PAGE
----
Ancient meets modern as one of Banbury's most protected town centre buildings is transformed into homes

Ancient has been blended with modern as one of Banbury's most protected town centre buildings has been transformed into homes.

By Roseanne Edwards
Tuesday, 19th April 2022, 12:39 pm
Updated Tuesday, 19th April 2022, 8:36 pm
The Robins shop pictured in 1921
The Robins shop pictured in 1921

The 16C property above and behind Robins store – most recently Cargo - has been converted into seven flats for the 21st century buyer and each one retains features of its fascinating past.

The old building, whose Market Place shop has been used over recent decades for trading under the names Carpenter and Shergold, has been transformed into unique apartments now known as Tudor Yard.

It is a Grade 2 Star listed building – one of only two buildings in Banbury to have that level of protection. The other is the historic Reindeer Inn in Parsons Street.

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Robins in Banbury Market Place - now restored and converted into unusual apartments

The restoration project has carefully combined history with modernisation. What might have been a dark and dingy rear yard has been made into a landscaped and illuminated courtyard with natural sandstone paving.

The yard is accessed through a specially designed cast-iron gate made by Little Newsham Forge, a gold medal award winning blacksmith, whose craftsmen have taken inspiration from the Banbury town crest.

Ancient rooms once used for storage and offices have been converted into kitchens, bathrooms and living rooms which retain original windows, staircases, exposed brickwork, timbers and internal doors dating back to the 19th and early 20th century.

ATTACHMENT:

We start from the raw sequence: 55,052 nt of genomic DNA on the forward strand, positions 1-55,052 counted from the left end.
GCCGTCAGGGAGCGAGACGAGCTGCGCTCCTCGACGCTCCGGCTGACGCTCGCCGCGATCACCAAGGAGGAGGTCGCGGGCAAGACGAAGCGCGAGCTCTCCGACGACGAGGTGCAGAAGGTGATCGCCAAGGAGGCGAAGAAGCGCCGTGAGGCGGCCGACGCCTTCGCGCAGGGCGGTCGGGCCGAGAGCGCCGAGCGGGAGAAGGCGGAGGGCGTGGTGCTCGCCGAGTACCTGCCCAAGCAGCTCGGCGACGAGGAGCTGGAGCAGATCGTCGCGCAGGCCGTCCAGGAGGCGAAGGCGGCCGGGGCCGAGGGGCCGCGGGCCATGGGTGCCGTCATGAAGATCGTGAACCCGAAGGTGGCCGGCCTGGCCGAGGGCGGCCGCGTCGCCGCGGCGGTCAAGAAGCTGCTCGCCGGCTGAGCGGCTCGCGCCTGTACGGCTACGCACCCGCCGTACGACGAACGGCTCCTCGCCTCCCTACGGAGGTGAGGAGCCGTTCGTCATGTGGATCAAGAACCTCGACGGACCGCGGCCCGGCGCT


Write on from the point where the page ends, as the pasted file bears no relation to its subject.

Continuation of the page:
Historic touches have been included, such as some framed poetry discovered in the building and believed to date back to 1742, an original ironmongers’ stock door and an original limewood window with leaded lights

These historic, original beams are now a feature of this bedroom in one of the Tudor Yard apartments

And comforts essential to 21st century living, from central heating to Velux windows have been part of the renovation.

The building survived the great fire of 1628 and was kept by the Robins family as an ironmongers for nearly 100 years.

Martin Upton, director of Stanbra Powell estate agent, which is selling the flats, said: “It’s a really unusual restoration. The developer has designed it meticulously to blend the building’s 16th century features with a contemporary feel. It’s a project that has carefully combined history with modernisation."

A listed status legally protects a building from being demolished, extended or inappropriately altered so that its special interest can be preserved. According to English Heritage, all buildings built before 1700, as well as those constructed between 1700 and 1840, are to be protected.

A unique kitchen incorporating the original woodwork of the Market Place property, now called Tudor Yard

Grade 2* listed buildings – Only 5.8 per cent of listed buildings are Grade 2* which are considered as particularly important buildings of more than special interest. They usually have extra merit such as outstanding interiors. Examples of Grade 2* buildings include the Coliseum Theatre in London.

Grade 1 buildings make up just 2.5 per cent of listed buildings. These buildings are of exceptional interest with outstanding architecture and historic significance. Some famous examples include the Palace of Westminster, Warwick Castle, King’s College London Chapel and Buckingham Palace.

Banbury’s other Grade 2* listed building, Ye Old Reindeer Inn, Parsons Street first opened as an inn in 1570. It boasts the Globe Room, built from 1629 – 37 and marks the inn as a place of high standing in the town, with the room’s ornate oak wooden panelling and extravagant mullioned windows, the likes of which had never been previously seen in Banbury.

The Tudor Yard apartments are for sale from £190,000 – £250,000.

These old apothecary drawers add a unique touch to one apartment
A wonderful old staircase has been restored during the conversion
An old door gives the new luxurious apartments the flavour of past times
A specially-designed gate, bearing the Banbury emblem of the Sun, is on the boundary of the development